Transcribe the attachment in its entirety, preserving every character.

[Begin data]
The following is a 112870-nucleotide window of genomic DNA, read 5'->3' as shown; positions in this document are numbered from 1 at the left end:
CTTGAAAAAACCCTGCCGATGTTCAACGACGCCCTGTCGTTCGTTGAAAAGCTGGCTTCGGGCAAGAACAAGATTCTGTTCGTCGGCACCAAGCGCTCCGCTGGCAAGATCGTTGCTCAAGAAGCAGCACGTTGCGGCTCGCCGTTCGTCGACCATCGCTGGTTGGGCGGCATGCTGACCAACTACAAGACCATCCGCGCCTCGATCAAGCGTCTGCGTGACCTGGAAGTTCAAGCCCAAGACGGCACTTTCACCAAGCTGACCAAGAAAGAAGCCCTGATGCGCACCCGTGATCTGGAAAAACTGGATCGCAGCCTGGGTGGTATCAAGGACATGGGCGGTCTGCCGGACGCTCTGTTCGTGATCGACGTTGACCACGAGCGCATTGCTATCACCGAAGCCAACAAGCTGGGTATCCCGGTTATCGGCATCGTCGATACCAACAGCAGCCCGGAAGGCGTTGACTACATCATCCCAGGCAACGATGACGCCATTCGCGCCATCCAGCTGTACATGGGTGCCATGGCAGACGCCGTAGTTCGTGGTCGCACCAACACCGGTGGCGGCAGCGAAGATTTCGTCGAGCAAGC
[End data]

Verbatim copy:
The following is a 112870-nucleotide window of genomic DNA, read 5'->3' as shown; positions in this document are numbered from 1 at the left end:
CTTGAAAAAACCCTGCCGATGTTCAACGACGCCCTGTCGTTCGTTGAAAAGCTGGCTTCGGGCAAGAACAAGATTCTGTTCGTCGGCACCAAGCGCTCCGCTGGCAAGATCGTTGCTCAAGAAGCAGCACGTTGCGGCTCGCCGTTCGTCGACCATCGCTGGTTGGGCGGCATGCTGACCAACTACAAGACCATCCGCGCCTCGATCAAGCGTCTGCGTGACCTGGAAGTTCAAGCCCAAGACGGCACTTTCACCAAGCTGACCAAGAAAGAAGCCCTGATGCGCACCCGTGATCTGGAAAAACTGGATCGCAGCCTGGGTGGTATCAAGGACATGGGCGGTCTGCCGGACGCTCTGTTCGTGATCGACGTTGACCACGAGCGCATTGCTATCACCGAAGCCAACAAGCTGGGTATCCCGGTTATCGGCATCGTCGATACCAACAGCAGCCCGGAAGGCGTTGACTACATCATCCCAGGCAACGATGACGCCATTCGCGCCATCCAGCTGTACATGGGTGCCATGGCAGACGCCGTAGTTCGTGGTCGCACCAACACCGGTGGCGGCAGCGAAGATTTCGTCGAGCAAGC